As we reflect on a year that has come to a close, we also look forward to a different, brighter landscape in 2021. Despite the pressures brought about through the festive period…..and the ensuing, inevitable restrictions, there is a light on the horizon.
The increasing availability of effective vaccines is undoubtably a scientific, medical and social game-changer. However, it’s worth remembering how that breakthrough came about.
Towards the tail end of 2020, nine thousand volunteers were given two full doses, four weeks apart. Effectiveness was said to be around 62%. Still, a triumph as anything above 50% is considered to be useful in fighting the pandemic. But it was a group of volunteers who were given a ‘mistaken’ (or ‘wrong’) half first dose who provided the experts with an incredible breakthrough with effectiveness being around 90%!
How many times have things gone wrong in business or in our personal lives…..mistakes having been made that ultimately proved to open a door to breakthrough and progress?
Think of the enigmatic Steve Jobs and the fact that he was fired from the very company he began. Jobs said in 2005,
“I didn’t see it at the time, but it turned out that getting fired from Apple was the best thing that could have happened to me.”
Long before Jobs was on the scene, Albert Einstein famously said,
“Success is failure in progress.”
Many of us have felt the weight and sometimes almost unbearable pressure to get it right…..and right first time. Failure is viewed in a negative light. That feeling of failure may have for many of us, been cultivated during our school days, our families, our relationships etc. Some of us may have had to overcome a very real sense of not being good enough.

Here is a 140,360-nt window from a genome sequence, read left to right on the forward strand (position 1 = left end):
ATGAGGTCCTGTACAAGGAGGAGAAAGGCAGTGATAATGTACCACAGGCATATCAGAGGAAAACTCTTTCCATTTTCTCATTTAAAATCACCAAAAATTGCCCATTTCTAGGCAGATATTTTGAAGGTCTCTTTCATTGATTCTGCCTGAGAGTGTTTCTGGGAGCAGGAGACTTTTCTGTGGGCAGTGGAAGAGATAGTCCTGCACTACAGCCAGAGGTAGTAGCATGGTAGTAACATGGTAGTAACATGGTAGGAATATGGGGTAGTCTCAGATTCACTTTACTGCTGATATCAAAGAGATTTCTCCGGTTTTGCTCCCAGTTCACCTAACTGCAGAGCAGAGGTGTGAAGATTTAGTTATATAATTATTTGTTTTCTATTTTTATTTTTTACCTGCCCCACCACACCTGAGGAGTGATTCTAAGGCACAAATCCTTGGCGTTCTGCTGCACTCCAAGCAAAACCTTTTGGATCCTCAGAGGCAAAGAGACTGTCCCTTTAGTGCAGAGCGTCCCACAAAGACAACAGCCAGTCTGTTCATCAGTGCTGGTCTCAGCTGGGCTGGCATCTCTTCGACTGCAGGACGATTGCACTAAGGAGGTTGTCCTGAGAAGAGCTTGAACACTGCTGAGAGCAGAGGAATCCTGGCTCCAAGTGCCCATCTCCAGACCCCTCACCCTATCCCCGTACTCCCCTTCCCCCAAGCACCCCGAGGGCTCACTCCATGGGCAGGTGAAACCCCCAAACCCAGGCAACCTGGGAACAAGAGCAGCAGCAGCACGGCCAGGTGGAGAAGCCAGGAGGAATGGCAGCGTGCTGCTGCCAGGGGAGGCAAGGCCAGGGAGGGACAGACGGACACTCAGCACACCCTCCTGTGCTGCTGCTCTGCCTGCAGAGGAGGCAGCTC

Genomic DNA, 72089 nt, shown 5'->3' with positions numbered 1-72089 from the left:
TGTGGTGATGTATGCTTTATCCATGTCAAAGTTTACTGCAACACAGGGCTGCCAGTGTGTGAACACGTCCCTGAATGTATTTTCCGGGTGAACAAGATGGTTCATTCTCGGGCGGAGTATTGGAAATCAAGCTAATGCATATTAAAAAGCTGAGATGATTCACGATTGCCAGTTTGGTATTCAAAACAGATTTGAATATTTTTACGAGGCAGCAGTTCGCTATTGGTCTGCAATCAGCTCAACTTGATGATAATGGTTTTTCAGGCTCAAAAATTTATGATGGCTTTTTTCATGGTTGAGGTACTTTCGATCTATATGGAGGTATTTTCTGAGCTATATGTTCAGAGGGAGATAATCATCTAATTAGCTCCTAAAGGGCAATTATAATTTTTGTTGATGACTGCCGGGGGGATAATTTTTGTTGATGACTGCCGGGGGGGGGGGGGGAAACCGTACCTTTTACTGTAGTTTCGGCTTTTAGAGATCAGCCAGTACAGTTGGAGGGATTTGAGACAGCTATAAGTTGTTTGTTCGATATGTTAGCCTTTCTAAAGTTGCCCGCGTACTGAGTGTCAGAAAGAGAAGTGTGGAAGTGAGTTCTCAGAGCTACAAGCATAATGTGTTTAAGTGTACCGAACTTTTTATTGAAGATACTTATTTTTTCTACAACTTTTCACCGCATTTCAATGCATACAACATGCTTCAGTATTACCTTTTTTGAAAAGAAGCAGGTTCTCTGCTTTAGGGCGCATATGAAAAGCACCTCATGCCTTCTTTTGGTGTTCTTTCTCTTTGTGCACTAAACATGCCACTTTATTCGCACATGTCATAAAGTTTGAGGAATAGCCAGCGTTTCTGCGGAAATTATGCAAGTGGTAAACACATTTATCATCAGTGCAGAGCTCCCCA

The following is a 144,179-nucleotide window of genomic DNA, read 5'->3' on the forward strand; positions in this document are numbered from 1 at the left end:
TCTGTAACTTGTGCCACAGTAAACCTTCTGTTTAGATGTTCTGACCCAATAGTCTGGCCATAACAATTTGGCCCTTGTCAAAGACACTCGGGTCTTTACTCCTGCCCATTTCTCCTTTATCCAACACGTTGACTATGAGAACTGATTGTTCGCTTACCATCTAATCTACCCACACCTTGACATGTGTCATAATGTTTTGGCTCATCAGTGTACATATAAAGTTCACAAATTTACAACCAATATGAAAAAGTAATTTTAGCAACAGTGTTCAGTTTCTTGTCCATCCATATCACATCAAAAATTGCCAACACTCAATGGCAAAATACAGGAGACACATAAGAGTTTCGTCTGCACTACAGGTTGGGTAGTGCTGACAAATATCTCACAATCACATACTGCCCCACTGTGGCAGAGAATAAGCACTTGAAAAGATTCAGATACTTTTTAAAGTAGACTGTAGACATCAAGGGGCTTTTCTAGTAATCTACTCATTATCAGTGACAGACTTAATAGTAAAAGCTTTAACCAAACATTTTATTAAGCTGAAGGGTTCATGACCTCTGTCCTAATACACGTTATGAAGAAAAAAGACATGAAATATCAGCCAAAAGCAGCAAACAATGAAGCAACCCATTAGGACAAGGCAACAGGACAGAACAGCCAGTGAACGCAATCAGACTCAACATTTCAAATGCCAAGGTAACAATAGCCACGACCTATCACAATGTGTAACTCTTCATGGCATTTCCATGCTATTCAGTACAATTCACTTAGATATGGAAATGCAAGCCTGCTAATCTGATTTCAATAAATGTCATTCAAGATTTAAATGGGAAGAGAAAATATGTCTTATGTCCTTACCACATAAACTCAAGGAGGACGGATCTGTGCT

Failure is part of us all in some way or another, it is what we do with that failure that matters. Here are three clear and obvious benefits of failure.
1. Failure keeps our ego in check. Contrition and humility can provide the basis for us to start again.
2. Failure can be a catalyst for positive change and growth. Being forced from our places of comfort and perhaps even, self-pity, provide us with the opportunity to try again, try afresh with renewed vigour and determination. Maybe to try something completely different and perhaps surprise ourselves by the capacity we have to be inventive, discovering an unknown capacity for success.
3. Failure can help build resilience. Sheryl Sandberg has spoken about the importance of ‘bouncing forward’ rather than just bouncing back from adversity. In her book, Option B, Sandberg discusses the challenges for so many of us when option A isn’t possible any more, when option A has eluded us she says we need to “kick the sh*t out of option B”
We all have our own demons regarding mistakes we have made and failures as we see them. Sometimes the discouragement of failure is the result of our own unhealthy or unrealistic expectations. Or sometimes it’s created by the insensitivity, judgement and criticism of others. Whatever its source, failure may never be far away. Maybe the willingness to embrace it and bounce forward is a good attitude to have in an era of uncertainty and ambiguity.
Perhaps we can look forward to a post-pandemic era and as we reflect on the mistake that will save so many lives, each one of us can grasp the gauntlets of optimism and faith and be open to surprising and unexpected successes in the year that lies ahead.